Suspension. I had coilovers on my BMW, and they made a significant difference in handling on the car. They were also much harder on the car in daily driving- I was always replacing control arms and sway bar links and strut mount bearings. I only get out for events a few times a year, and the additional stress on the car just wasn't worth it in retrospect. This Mini feels plenty stiff already, but I'm curious about some other typical mods, such as sway bars engine mounts, any recommendations there?

    Brakes. One of the things I really liked about my 330 was that it was overly capable in the brake department. I don't expect to do more than the typical 20-25 minutes trackday sessions, and I will definitely get some track-worthy pads for those events. I've read that Minis can have some heat problems, is that enough?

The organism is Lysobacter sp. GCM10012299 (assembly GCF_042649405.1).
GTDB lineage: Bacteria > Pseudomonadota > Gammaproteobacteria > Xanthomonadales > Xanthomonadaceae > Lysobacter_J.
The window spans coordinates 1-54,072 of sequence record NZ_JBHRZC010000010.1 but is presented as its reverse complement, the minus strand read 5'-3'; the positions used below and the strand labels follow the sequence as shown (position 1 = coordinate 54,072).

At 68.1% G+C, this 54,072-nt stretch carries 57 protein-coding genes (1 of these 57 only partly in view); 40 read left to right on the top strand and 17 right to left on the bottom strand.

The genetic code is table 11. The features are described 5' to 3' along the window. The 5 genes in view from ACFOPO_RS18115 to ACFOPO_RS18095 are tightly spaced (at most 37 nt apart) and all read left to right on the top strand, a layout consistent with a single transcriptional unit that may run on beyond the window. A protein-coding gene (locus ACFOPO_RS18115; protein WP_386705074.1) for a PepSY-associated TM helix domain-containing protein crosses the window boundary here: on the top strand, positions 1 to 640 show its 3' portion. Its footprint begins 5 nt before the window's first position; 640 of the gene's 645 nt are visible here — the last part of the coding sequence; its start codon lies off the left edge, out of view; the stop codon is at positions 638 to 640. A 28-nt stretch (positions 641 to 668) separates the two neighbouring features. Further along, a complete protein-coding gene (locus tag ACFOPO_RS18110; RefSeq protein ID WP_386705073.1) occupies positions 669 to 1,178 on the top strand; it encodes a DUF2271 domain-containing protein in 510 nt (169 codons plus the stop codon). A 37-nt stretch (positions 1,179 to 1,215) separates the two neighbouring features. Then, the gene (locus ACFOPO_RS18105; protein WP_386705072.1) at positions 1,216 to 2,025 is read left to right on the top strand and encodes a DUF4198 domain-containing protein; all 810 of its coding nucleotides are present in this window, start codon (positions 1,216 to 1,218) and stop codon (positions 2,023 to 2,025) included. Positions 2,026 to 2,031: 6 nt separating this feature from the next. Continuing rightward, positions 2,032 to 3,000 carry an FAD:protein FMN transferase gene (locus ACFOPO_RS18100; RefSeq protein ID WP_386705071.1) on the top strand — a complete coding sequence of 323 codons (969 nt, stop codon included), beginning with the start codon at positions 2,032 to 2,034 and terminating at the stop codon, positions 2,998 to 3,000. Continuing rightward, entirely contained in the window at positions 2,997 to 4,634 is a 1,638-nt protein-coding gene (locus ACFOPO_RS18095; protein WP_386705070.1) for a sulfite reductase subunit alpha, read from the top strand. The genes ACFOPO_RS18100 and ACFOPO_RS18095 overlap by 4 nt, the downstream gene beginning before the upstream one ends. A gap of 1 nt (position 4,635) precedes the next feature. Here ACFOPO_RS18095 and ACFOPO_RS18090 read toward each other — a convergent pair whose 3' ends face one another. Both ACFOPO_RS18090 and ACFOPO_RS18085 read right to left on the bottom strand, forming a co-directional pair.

Differential. Last on the list due to the cost of entry would be a mechanical limited-slip diff. I had an '02 Sentra SE-R years ago with a mechanical diff, and it rocked, especially in autocross. I *know* I'm going to light up the inside front while auto crossing; my daughter and I learned pretty quickly that the Clubman was faster with traction on than it was wildly flailing around for traction. My car should be noticeably better shod with R-compounds or even summer rubber, but will it be enough on track? I suspect I'd be willing to deal with the torque steer in order to get some real grip.

    So, looking forward to tips of the trade. I expect to hit my first track day in October at the new Club Motorsports track in New Hampshire.
    Last edited by Hutch; 08-02-2018 at 10:21 PM.
    Michael Kolar (aka Hutch)

  2. #2
    Join Date
    Dec 2005
    Denton, Texas, United States


    I love this! Thanks for sharing this … going to elevate this story as well on the site !
    david anderson | champion motorsports